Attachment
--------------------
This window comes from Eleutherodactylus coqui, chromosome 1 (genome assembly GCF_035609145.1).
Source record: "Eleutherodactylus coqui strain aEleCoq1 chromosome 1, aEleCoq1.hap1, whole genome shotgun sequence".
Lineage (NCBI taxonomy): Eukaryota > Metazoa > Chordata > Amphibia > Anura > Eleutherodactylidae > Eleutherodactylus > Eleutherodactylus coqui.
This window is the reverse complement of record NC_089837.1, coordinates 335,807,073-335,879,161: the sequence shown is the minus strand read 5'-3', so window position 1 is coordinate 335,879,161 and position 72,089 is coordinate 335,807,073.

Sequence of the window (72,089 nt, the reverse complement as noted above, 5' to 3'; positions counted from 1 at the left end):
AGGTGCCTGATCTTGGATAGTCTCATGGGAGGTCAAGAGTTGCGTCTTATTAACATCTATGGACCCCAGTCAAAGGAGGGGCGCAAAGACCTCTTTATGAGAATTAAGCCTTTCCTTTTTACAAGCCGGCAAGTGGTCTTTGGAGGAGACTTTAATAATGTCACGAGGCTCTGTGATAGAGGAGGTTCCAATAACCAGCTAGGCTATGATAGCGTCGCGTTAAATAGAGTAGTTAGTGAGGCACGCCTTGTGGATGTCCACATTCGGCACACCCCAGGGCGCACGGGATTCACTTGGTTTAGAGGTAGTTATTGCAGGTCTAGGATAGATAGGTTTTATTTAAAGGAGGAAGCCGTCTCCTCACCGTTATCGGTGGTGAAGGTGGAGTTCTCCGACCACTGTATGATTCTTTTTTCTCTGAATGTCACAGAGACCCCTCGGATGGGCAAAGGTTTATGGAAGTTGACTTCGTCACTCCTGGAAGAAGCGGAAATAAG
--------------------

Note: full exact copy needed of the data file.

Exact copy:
This window comes from Eleutherodactylus coqui, chromosome 1 (genome assembly GCF_035609145.1).
Source record: "Eleutherodactylus coqui strain aEleCoq1 chromosome 1, aEleCoq1.hap1, whole genome shotgun sequence".
Lineage (NCBI taxonomy): Eukaryota > Metazoa > Chordata > Amphibia > Anura > Eleutherodactylidae > Eleutherodactylus > Eleutherodactylus coqui.
This window is the reverse complement of record NC_089837.1, coordinates 335,807,073-335,879,161: the sequence shown is the minus strand read 5'-3', so window position 1 is coordinate 335,879,161 and position 72,089 is coordinate 335,807,073.

Sequence of the window (72,089 nt, the reverse complement as noted above, 5' to 3'; positions counted from 1 at the left end):
AGGTGCCTGATCTTGGATAGTCTCATGGGAGGTCAAGAGTTGCGTCTTATTAACATCTATGGACCCCAGTCAAAGGAGGGGCGCAAAGACCTCTTTATGAGAATTAAGCCTTTCCTTTTTACAAGCCGGCAAGTGGTCTTTGGAGGAGACTTTAATAATGTCACGAGGCTCTGTGATAGAGGAGGTTCCAATAACCAGCTAGGCTATGATAGCGTCGCGTTAAATAGAGTAGTTAGTGAGGCACGCCTTGTGGATGTCCACATTCGGCACACCCCAGGGCGCACGGGATTCACTTGGTTTAGAGGTAGTTATTGCAGGTCTAGGATAGATAGGTTTTATTTAAAGGAGGAAGCCGTCTCCTCACCGTTATCGGTGGTGAAGGTGGAGTTCTCCGACCACTGTATGATTCTTTTTTCTCTGAATGTCACAGAGACCCCTCGGATGGGCAAAGGTTTATGGAAGTTGACTTCGTCACTCCTGGAAGAAGCGGAAATAAG